The movie centers around Ryan Bingham (Clooney), a man who's career is spent flying around the country firing employees for companies who are too timid to do it on their own. As such he spends his entire life on the road, his 'home' is a tiny and sparsely furnished one bedroom apartment. He lives for his work, and loves the lifestyle, at least until he meets a fellow traveler Alex Goran (Vera Farmiga). After a spending some time together, at least when their schedules put them in the same city, Bingham begins to question his life and begins to suspect he might like a more permanent companion. Add to this the fact that Binghams company have hired a young hot shot named Natalie Keener (Anna Kendrick) to redesign their entire business. The concept: employees will no longer travel the country, instead they will do all their firing over teleconference. Bingham does not take too kindly to being grounded and challenges his boss on the issue. The result of this is that Bingham is lumbered with and takes her along so she can learn the intricacies of his work.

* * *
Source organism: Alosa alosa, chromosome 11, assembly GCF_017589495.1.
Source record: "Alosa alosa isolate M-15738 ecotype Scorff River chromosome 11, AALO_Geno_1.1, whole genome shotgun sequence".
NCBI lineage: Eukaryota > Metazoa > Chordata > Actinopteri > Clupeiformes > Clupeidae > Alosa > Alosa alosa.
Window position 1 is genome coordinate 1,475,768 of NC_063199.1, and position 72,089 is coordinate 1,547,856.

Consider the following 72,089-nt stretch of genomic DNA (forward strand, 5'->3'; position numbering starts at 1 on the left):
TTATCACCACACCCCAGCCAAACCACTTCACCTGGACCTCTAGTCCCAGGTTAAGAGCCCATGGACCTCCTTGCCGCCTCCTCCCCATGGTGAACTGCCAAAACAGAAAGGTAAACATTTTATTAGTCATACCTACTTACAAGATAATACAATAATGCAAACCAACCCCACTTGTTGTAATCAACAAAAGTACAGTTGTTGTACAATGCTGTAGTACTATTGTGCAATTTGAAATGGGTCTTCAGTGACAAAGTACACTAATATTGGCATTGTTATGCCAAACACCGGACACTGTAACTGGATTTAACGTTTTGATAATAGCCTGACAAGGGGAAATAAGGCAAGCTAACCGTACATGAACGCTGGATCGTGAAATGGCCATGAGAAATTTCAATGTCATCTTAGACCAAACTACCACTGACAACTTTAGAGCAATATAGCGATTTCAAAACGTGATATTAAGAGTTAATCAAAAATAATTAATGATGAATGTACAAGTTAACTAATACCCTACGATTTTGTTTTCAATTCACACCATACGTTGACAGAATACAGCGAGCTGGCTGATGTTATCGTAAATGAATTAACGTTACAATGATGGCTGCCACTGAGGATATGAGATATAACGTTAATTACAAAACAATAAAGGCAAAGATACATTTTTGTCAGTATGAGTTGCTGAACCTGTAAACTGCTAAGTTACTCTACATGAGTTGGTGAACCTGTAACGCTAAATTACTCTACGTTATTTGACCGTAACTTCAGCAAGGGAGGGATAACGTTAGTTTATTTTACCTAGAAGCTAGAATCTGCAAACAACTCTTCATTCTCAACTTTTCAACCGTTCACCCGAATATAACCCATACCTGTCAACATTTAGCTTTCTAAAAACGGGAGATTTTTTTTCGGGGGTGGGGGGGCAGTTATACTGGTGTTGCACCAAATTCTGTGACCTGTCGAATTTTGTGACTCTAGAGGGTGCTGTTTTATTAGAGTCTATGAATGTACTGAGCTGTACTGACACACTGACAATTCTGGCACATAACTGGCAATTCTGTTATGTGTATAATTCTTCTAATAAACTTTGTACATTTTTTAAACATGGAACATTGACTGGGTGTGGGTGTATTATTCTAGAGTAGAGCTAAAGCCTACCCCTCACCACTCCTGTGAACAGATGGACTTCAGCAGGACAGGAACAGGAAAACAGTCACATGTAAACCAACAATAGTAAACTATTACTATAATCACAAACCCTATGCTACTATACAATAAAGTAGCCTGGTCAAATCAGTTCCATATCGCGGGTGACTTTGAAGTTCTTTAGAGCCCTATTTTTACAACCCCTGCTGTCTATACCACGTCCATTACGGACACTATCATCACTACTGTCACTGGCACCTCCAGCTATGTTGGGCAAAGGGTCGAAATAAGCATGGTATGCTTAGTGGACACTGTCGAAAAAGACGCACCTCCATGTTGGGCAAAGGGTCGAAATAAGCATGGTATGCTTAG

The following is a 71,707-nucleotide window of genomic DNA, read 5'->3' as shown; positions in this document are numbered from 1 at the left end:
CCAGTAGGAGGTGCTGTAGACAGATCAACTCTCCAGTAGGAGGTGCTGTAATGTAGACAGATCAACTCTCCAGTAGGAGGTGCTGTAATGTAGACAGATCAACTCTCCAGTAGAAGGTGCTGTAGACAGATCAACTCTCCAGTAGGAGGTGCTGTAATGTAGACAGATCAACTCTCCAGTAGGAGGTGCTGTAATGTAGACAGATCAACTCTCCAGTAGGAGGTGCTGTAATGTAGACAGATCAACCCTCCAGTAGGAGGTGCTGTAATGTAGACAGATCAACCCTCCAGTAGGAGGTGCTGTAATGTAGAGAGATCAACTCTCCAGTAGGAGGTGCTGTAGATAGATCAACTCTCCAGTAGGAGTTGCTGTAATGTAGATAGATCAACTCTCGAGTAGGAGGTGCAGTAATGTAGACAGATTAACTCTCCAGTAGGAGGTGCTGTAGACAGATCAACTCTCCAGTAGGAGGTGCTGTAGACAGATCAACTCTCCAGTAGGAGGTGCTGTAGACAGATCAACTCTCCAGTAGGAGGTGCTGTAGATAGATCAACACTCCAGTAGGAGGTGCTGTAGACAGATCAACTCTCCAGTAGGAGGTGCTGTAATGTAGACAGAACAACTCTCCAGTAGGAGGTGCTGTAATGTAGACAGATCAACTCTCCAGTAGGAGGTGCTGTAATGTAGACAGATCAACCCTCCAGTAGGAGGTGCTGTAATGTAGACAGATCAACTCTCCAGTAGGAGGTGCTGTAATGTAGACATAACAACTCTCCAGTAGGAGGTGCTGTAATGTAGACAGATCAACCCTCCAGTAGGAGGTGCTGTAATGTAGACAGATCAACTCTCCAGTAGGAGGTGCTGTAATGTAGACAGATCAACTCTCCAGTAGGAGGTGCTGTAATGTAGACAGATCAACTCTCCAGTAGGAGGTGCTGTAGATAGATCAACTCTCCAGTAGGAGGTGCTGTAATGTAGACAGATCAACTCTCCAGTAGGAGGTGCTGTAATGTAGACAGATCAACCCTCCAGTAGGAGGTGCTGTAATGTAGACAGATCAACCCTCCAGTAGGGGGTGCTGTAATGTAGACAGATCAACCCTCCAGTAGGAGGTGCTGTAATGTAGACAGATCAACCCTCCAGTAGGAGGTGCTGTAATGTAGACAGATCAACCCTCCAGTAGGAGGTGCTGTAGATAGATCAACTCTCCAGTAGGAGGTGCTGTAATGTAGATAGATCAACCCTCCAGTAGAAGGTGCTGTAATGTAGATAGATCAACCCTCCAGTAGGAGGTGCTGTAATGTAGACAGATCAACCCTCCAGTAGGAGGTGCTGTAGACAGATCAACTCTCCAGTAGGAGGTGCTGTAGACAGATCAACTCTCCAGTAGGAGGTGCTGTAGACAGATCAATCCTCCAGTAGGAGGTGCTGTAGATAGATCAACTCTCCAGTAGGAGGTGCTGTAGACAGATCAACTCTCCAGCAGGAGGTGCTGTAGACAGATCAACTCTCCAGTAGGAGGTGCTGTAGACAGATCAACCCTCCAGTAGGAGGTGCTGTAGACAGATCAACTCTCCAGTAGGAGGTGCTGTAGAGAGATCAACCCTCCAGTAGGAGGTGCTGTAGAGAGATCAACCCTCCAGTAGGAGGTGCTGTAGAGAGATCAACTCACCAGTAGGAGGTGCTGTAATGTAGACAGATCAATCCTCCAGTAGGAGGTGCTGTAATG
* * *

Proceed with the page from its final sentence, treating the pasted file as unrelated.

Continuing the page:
The atmosphere of the movie is very similar to that of Michael Clayton, another fine work starring Clooney, in that it has a very gritty tone. Once again let me point out the fact that the movie feels very real. The story is not romanticized, there is no sunshine Hollywood style wash on this movie, which I feel is something sadly lacking in modern cinema.

    There is some great comedy on display, the dialog is lightening fast and you can tell the actors are having a lot of fun. Clooney and Kendrick are terrific on screen and play off each other very well, the casting here was spot on. He also has nice chemistry with Farmiga, I could believe there was something between the two characters which adds a lot the overall performance. Up in the Air also does a good job of balancing the drama. Some situations really make you wince as you realize what is about to happen, others make you sad as you realize how detached Bingham really is (even from his own family).